“A peculiar procession appeared in front of my home: a dozen Jewish firemen in uniform. Although the Jewish community was an integrated part of the city, this Jewish fire department had maintained its medieval autonomy. This fire department was pleased to have the best reputation among Jews as well as gentiles. When a fire broke out in a remote location, one could be sure that the Jewish fire department would be there first. I was only informed that I was elected president of the fire department during a special meeting. I thanked them for the honor, but said my knowledge of fire fighting, to say it mildly, was inadequate. They reassured me that no special knowledge whatsoever was necessary. I agreed and thought to myself, it is only an honorary position. – Two weeks later I was awoken at midnight by loud voices. As I looked out the window, I saw the firemen standing around their truck. ‘Hurry up, Herr Doctor!’ they called. ‘There’s a fire in Antau!’ In the twinkling of an eye a helmet was pressed onto my head and I was dressed in a fireman’s jacket. I put on the boots in the fire truck. The Jewish firefighters were the first to arrive in Antau”.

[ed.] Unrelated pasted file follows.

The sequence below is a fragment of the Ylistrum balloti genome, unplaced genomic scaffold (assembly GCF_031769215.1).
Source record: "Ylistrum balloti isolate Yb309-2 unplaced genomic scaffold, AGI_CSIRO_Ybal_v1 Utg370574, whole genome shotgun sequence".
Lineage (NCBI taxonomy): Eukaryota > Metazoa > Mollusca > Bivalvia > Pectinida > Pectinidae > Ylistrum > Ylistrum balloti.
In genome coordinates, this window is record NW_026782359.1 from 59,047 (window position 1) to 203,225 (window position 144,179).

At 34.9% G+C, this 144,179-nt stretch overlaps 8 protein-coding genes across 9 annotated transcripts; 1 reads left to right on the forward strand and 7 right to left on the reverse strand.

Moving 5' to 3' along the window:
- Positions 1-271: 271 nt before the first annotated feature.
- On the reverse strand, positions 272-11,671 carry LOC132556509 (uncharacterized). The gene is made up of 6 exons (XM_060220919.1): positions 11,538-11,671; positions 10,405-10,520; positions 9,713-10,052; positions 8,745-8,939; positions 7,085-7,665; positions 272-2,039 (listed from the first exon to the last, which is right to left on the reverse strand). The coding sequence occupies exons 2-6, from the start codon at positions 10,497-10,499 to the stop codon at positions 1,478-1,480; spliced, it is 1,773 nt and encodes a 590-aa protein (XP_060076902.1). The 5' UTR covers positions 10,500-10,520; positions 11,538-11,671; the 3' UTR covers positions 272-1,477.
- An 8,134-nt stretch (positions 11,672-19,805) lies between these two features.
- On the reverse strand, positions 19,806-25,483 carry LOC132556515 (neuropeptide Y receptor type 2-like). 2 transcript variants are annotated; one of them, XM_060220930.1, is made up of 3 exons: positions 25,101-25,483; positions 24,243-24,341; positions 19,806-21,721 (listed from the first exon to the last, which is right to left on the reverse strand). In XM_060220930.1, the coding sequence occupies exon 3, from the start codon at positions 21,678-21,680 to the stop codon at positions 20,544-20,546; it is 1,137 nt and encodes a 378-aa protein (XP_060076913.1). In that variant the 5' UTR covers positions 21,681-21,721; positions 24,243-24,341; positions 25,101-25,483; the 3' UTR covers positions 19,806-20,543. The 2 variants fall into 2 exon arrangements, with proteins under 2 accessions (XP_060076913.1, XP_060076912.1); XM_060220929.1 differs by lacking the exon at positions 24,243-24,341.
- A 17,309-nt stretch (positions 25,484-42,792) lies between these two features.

Source: Berczeller Richard, Verweht, Eisenstadt 1983

1938

With the annexation of Austria to the German Reich, within a few months the Mattersburg Jews were displaced, expatriated and ousted. Already in September 1938 NS Mayor Franz Giefing hung a white flag on the synagogue, to show all the Jews were run out of Mattersburg. On October 8, 1938, the Kleine Volks-Zeitung reported the event with the headline “Mattersburg Jew-free – White flag on the former temple”:
“At the end of the last month the last Jews left Mattersburg. The area infamous for being home to the 530 Jews is thus completely Jew-free. As a sign of salvation from the Jew-plague the mayor, accompanied by jubilant crowds, had a white flag hung on the former Jewish temple. The Jewish quarter will be dismantled sooner or later. Instead of the wretched ‘Wanzenburgen’ new buildings and parkways will be built.”